Knowledge for better food systems

Showing results for: Dairy and alternatives

A dairy product is food derived from the milk of mammals. The main animals used for milk production are most often cows, but in some countries goats, sheep, water buffaloes, yaks, horses and camels are also used. While dairy is used regularly Europe, the Middle East, South and Central Asia, East Asian and Southeast Asian cuisines avoids it. Dairy products include butter, cream and fermented milk products such as cheese, yogurt, kefir. Dairy contains significant amounts of cholesterol and saturated fat, although with the exception of butter. Non-animal alternatives to standard dairy products may be made from soya, rice, oats, almond and coconut. Dairy production is resource-and GHG-intensive (dairy producing animals are ruminants) and give rise to the same environmental concerns that are associated with meat consumption.

Image: US Department of Agriculture, k11662-1, Flickr, Creative Commons Attribution 2.0 Generic
6 February 2018

Tougher immigration laws, the rising cost of labour and cheap credit could encourage dairy farms to use more robots, according to this article in Bloomberg.

Image: David J, Oats, Flickr, Creative Commons license 2.0 generic.
1 February 2018

In more non-dairy milk news, oat milk maker Oatly are marketing their product to coffee shops across the United States.

Image: USDA, 20150722-NRCS-LSC-0122, Flickr, Creative Commons Public Domain Mark 1.0
1 February 2018

The rising popularity of non-dairy milks has prompted calls from the dairy industry for the name “milk” to be restricted to the dairy version.

21 January 2018

Researcher at the University of Nottingham have developed a free Excel-based tool to reduce the use of antibiotics on dairy farms. It is hoped this will help combat antimicrobial resistance in the farming industry. The calculator gives measurements which graphically display to farmers their use of antibiotics and detects any patterns. The calculator also tells farmers how their antibiotic use compares to other farms.

28 November 2017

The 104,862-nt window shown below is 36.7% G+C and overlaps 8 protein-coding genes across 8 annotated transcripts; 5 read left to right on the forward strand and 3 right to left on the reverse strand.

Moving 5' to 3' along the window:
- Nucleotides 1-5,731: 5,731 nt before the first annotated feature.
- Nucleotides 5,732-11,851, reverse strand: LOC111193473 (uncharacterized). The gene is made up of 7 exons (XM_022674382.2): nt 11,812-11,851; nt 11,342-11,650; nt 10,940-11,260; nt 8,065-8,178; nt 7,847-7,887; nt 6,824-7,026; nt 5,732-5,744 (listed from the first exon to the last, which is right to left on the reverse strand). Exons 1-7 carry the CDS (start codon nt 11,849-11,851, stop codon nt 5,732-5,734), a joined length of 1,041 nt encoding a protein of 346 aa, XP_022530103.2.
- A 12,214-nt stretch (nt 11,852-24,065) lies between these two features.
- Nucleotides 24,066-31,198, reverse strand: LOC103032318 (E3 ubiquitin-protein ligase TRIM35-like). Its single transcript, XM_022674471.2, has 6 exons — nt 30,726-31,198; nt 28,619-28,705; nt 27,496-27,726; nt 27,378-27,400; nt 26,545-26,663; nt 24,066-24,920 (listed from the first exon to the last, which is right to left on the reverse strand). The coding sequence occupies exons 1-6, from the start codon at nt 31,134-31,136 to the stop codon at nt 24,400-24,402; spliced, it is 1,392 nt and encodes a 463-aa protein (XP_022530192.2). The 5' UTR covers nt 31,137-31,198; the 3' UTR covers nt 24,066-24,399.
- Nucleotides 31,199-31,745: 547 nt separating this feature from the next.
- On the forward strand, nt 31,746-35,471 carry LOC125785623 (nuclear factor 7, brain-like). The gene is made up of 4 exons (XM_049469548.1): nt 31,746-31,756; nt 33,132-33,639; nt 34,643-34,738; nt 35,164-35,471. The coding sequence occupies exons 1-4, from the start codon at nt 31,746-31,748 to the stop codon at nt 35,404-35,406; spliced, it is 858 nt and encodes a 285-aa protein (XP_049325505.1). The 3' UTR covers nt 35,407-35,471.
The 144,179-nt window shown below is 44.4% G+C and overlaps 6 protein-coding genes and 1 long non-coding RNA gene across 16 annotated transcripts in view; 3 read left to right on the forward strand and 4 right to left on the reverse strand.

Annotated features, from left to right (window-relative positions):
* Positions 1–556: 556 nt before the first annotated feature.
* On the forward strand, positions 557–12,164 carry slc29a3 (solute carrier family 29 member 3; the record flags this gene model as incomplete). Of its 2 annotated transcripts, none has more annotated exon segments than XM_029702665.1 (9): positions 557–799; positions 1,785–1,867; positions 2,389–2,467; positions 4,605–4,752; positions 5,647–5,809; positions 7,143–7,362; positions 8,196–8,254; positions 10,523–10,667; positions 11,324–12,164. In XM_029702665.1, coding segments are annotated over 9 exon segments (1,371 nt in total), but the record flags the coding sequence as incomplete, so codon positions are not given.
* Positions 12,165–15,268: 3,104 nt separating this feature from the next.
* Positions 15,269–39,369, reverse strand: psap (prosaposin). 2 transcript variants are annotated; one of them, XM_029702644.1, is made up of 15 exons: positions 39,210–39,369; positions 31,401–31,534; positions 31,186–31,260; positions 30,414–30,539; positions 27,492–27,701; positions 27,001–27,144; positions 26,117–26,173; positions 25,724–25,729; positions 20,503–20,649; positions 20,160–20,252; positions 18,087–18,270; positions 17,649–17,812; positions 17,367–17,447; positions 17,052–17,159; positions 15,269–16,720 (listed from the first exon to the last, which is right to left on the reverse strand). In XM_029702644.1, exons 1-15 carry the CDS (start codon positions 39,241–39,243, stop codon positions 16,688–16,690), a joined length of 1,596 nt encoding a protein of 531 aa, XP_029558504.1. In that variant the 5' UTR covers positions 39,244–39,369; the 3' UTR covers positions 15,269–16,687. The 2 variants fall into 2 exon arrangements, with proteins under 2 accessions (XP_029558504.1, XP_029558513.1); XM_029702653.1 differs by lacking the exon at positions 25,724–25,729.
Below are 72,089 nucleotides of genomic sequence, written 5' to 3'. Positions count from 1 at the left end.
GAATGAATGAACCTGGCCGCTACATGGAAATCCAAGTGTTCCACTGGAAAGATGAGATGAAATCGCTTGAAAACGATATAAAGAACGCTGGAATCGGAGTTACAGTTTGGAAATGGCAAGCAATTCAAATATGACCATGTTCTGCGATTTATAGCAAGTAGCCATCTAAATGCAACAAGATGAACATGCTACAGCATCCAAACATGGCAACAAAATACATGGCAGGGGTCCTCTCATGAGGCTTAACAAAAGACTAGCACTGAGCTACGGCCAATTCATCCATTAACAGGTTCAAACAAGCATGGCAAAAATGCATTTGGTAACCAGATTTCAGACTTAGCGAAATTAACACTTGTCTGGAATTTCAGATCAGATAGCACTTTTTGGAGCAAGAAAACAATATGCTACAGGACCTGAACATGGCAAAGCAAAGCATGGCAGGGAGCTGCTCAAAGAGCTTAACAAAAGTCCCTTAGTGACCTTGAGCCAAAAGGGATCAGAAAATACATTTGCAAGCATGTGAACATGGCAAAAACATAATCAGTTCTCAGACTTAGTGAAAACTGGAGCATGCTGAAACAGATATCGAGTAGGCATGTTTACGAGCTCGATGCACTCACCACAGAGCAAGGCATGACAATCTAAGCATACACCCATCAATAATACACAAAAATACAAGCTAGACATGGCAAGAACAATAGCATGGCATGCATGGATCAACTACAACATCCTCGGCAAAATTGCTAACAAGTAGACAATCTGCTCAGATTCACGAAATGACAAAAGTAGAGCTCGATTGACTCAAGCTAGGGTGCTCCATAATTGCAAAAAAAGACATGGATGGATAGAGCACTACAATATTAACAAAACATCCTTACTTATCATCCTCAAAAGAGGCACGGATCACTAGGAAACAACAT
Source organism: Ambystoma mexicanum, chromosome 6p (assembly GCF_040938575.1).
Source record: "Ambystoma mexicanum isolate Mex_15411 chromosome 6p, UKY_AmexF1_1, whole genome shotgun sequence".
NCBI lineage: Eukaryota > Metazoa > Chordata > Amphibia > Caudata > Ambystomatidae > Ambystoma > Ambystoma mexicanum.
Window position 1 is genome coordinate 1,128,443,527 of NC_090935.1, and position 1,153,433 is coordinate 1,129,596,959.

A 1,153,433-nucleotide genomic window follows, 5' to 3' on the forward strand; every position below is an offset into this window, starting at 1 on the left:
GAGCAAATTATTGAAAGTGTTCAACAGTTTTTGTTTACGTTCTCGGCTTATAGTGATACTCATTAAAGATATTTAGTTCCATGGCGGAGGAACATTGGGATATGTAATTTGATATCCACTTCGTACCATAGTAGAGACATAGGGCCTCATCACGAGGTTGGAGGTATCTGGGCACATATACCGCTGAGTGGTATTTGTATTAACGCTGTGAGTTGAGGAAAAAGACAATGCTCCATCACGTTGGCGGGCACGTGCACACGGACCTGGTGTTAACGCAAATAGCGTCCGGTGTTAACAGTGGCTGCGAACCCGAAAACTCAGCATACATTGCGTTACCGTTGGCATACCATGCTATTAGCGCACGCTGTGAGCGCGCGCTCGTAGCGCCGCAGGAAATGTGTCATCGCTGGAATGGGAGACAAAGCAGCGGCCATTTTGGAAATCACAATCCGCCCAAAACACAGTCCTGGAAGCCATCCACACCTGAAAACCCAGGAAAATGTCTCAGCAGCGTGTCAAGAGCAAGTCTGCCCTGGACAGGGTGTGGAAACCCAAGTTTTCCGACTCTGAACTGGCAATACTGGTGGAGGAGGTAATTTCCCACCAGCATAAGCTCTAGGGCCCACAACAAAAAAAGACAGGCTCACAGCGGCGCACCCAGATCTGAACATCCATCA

The top five mega-corporations responsible for factory-farmed meat and dairy are responsible for emitting more combined greenhouse gases (GHGs) than Exxon, or Shell, or BP. That is according to findings released in a joint study undertaken by IATP and GRAIN.

7 June 2017

An ad used by Arla Foods to promote their organic milk has been banned as it used the "misleading" claim that its production is "good for the land". 

Photo: Erik Edgren, taro burger, Flickr, Creative Commons License 2.0 generic.
12 April 2017

In this paper, using three scenarios for food demand, the researchers model and highlight the indirect relationship between greenhouse gas (GHG) emission abatement within the food supply system and the energy system, globally.

7 March 2017

As Asda becomes the first UK retailer to sell ‘free range’ milk, the Pasture Promise logo will be placed on the milk packages, to ensure consumers that the cows grazed for 180 days and nights and farmers were offered fair price.

8 February 2017

This report outlines the main - familiar - arguments for cutting meat and dairy consumption in high-income countries in order to significantly reduce GHG emissions. It specifically focuses on larger corporations and briefly touches on governance issues.

3 November 2016

With milk prices in the USA dropping due in part to a fall in demand from Chinese middle class customers, large stockpiles of cheese now lie waiting.

Photo: Peter O’Connor, Cattle Herd, Flickr, Creative Commons License 2.0
31 August 2016

This report commissioned by the Committee on World Food Security (CFS) and written by its High Level Panel of Experts for Food Security and Nutrition (HLPE) focuses on sustainable agricultural development for food security and nutrition, specifically in relation to livestock.

1 April 2016

The EU parliament has now approved a law which will merge the separate EU school milk and fruit schemes and boost their combined annual budget from €20m to €250m a year.

18 January 2016

This paper published in Marketing Science finds that small price differences at the point of purchase (a so-called excise tax) can be highly effective in shifting consumer demand from high calorie to healthier low calorie alternatives.

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